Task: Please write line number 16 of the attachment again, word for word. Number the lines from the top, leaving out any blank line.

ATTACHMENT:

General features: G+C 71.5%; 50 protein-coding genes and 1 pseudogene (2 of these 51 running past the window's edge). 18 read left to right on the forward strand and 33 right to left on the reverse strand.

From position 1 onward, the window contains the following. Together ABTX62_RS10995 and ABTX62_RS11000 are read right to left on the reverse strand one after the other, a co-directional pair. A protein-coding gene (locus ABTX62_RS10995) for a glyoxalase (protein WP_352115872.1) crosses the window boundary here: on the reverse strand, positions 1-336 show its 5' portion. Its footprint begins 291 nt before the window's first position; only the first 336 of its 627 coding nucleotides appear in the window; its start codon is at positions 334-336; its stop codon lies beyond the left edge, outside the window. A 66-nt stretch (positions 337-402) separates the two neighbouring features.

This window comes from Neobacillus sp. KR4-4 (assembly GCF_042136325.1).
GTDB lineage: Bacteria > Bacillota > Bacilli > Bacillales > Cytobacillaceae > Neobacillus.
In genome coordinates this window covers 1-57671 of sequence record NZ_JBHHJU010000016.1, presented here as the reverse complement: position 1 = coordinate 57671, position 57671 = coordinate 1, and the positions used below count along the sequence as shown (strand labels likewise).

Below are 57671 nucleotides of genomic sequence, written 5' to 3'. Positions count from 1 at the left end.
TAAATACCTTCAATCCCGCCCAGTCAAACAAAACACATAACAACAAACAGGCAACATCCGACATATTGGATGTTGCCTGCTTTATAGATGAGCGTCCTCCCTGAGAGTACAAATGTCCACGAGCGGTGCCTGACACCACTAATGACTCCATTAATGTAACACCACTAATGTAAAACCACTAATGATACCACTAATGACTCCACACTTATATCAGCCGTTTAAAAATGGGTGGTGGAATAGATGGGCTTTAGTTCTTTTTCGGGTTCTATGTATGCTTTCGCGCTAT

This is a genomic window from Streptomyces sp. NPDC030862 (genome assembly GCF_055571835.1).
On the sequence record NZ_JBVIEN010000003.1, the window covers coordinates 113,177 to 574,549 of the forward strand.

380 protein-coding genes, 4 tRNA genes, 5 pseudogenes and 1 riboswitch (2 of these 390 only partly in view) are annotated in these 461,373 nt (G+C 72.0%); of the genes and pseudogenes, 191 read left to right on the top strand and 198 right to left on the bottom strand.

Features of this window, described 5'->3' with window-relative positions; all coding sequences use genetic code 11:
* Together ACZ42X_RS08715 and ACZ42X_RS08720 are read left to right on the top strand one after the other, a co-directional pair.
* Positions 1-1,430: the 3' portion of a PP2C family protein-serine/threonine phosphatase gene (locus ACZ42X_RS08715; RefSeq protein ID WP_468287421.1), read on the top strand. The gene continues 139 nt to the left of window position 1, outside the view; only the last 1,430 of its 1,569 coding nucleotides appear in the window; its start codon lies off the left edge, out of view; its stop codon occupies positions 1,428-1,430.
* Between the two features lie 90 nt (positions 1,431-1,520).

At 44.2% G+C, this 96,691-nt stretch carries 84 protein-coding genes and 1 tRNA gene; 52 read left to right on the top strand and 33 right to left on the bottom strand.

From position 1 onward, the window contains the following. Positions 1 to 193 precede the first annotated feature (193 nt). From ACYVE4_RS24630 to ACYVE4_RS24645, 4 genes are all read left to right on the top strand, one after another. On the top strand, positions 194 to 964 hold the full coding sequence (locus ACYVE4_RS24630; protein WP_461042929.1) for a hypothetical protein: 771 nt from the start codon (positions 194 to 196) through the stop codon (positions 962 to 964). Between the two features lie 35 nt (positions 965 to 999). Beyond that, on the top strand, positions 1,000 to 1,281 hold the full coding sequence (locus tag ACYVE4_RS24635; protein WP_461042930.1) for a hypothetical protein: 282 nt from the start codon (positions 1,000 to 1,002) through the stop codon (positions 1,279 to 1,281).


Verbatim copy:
From position 1 onward, the window contains the following. Positions 1 to 193 precede the first annotated feature (193 nt). From ACYVE4_RS24630 to ACYVE4_RS24645, 4 genes are all read left to right on the top strand, one after another. On the top strand, positions 194 to 964 hold the full coding sequence (locus ACYVE4_RS24630; protein WP_461042929.1) for a hypothetical protein: 771 nt from the start codon (positions 194 to 196) through the stop codon (positions 962 to 964). Between the two features lie 35 nt (positions 965 to 999). Beyond that, on the top strand, positions 1,000 to 1,281 hold the full coding sequence (locus tag ACYVE4_RS24635; protein WP_461042930.1) for a hypothetical protein: 282 nt from the start codon (positions 1,000 to 1,002) through the stop codon (positions 1,279 to 1,281).